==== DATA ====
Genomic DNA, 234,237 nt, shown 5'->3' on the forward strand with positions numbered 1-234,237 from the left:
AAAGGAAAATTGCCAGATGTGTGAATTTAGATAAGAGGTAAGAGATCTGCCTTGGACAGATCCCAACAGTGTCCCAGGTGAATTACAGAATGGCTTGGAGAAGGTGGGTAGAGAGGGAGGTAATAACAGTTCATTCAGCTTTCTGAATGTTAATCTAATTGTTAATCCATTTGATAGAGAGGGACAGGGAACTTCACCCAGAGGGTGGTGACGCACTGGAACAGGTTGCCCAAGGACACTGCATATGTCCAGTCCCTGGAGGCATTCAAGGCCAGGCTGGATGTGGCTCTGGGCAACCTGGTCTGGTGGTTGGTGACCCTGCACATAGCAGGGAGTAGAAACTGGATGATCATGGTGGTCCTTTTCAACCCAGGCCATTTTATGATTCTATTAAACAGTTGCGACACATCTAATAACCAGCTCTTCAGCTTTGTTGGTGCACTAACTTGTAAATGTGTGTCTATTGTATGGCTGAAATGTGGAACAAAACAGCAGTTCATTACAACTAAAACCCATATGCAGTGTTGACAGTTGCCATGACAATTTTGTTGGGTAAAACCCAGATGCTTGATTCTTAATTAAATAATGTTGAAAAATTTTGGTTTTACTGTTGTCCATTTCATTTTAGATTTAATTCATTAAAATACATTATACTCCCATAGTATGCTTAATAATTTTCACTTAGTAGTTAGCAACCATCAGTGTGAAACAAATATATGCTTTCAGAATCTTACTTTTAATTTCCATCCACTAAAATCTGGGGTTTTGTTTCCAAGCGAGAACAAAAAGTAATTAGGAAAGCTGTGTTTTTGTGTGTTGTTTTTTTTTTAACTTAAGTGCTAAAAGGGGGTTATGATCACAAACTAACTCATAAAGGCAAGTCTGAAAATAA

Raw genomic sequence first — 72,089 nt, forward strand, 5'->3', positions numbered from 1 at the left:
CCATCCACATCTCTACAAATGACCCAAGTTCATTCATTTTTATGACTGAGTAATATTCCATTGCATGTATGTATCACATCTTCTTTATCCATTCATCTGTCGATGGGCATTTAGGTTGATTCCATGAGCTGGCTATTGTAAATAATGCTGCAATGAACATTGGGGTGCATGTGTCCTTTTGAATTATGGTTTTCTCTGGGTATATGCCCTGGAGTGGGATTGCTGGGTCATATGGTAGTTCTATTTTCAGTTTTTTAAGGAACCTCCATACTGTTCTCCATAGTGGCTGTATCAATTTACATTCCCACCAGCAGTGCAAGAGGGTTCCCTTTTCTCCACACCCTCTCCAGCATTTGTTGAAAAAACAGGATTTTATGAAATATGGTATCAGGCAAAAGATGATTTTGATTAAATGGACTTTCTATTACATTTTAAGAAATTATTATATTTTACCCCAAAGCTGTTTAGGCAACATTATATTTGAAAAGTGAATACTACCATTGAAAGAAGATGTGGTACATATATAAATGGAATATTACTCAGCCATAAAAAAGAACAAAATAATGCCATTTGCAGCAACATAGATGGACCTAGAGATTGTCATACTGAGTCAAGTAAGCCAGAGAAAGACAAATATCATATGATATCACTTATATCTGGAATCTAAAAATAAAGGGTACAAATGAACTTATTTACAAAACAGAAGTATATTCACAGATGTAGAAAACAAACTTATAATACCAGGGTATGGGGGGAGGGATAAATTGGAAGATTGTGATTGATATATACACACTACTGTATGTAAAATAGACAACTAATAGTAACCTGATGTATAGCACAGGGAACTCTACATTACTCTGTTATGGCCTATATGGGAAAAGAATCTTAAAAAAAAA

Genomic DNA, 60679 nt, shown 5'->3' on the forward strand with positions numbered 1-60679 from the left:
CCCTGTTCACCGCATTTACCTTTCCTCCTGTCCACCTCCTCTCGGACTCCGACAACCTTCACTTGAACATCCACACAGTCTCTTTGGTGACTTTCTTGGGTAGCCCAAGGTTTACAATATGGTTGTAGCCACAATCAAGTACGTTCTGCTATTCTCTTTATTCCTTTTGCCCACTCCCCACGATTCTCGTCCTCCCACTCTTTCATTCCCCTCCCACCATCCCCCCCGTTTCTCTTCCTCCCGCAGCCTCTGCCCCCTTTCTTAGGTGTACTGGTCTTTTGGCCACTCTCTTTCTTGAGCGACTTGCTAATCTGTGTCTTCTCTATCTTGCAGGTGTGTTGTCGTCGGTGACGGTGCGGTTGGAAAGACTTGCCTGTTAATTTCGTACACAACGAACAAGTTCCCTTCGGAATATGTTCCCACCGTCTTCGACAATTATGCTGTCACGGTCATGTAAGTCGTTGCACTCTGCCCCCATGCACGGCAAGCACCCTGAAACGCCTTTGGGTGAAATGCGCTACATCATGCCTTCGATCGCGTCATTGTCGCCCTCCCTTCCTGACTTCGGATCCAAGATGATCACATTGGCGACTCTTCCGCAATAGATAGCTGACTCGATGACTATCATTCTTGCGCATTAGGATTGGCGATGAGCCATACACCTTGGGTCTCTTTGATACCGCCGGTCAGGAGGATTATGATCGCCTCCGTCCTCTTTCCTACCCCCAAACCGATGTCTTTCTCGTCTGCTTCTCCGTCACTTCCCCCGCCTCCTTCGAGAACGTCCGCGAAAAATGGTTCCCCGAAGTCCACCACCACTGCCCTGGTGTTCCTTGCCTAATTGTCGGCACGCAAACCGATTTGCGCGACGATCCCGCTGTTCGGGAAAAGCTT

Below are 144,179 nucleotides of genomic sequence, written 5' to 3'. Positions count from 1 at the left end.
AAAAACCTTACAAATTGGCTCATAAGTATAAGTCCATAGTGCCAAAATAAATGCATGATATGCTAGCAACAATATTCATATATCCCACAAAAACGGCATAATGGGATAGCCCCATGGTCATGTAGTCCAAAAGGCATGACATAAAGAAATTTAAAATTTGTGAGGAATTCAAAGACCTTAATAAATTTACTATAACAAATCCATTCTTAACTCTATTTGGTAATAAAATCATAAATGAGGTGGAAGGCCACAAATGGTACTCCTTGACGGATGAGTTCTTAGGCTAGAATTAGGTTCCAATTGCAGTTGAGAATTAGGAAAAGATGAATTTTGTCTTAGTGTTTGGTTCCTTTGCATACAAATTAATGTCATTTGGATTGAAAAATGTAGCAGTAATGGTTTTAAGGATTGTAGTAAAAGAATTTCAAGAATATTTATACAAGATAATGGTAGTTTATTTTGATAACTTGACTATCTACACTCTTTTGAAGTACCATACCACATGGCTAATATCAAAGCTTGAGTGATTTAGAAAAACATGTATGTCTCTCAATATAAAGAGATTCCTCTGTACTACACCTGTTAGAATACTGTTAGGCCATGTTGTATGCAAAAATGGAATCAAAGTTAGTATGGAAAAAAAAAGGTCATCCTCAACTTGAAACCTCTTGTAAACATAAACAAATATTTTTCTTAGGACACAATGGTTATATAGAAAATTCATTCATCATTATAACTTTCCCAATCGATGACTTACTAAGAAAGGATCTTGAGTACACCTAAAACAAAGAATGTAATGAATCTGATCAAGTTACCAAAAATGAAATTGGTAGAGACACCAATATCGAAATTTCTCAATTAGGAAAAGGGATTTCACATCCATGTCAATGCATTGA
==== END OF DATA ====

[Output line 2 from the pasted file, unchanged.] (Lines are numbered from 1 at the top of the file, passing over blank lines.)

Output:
AAAGGAAAATTGCCAGATGTGTGAATTTAGATAAGAGGTAAGAGATCTGCCTTGGACAGATCCCAACAGTGTCCCAGGTGAATTACAGAATGGCTTGGAGAAGGTGGGTAGAGAGGGAGGTAATAACAGTTCATTCAGCTTTCTGAATGTTAATCTAATTGTTAATCCATTTGATAGAGAGGGACAGGGAACTTCACCCAGAGGGTGGTGACGCACTGGAACAGGTTGCCCAAGGACACTGCATATGTCCAGTCCCTGGAGGCATTCAAGGCCAGGCTGGATGTGGCTCTGGGCAACCTGGTCTGGTGGTTGGTGACCCTGCACATAGCAGGGAGTAGAAACTGGATGATCATGGTGGTCCTTTTCAACCCAGGCCATTTTATGATTCTATTAAACAGTTGCGACACATCTAATAACCAGCTCTTCAGCTTTGTTGGTGCACTAACTTGTAAATGTGTGTCTATTGTATGGCTGAAATGTGGAACAAAACAGCAGTTCATTACAACTAAAACCCATATGCAGTGTTGACAGTTGCCATGACAATTTTGTTGGGTAAAACCCAGATGCTTGATTCTTAATTAAATAATGTTGAAAAATTTTGGTTTTACTGTTGTCCATTTCATTTTAGATTTAATTCATTAAAATACATTATACTCCCATAGTATGCTTAATAATTTTCACTTAGTAGTTAGCAACCATCAGTGTGAAACAAATATATGCTTTCAGAATCTTACTTTTAATTTCCATCCACTAAAATCTGGGGTTTTGTTTCCAAGCGAGAACAAAAAGTAATTAGGAAAGCTGTGTTTTTGTGTGTTGTTTTTTTTTTAACTTAAGTGCTAAAAGGGGGTTATGATCACAAACTAACTCATAAAGGCAAGTCTGAAAATAA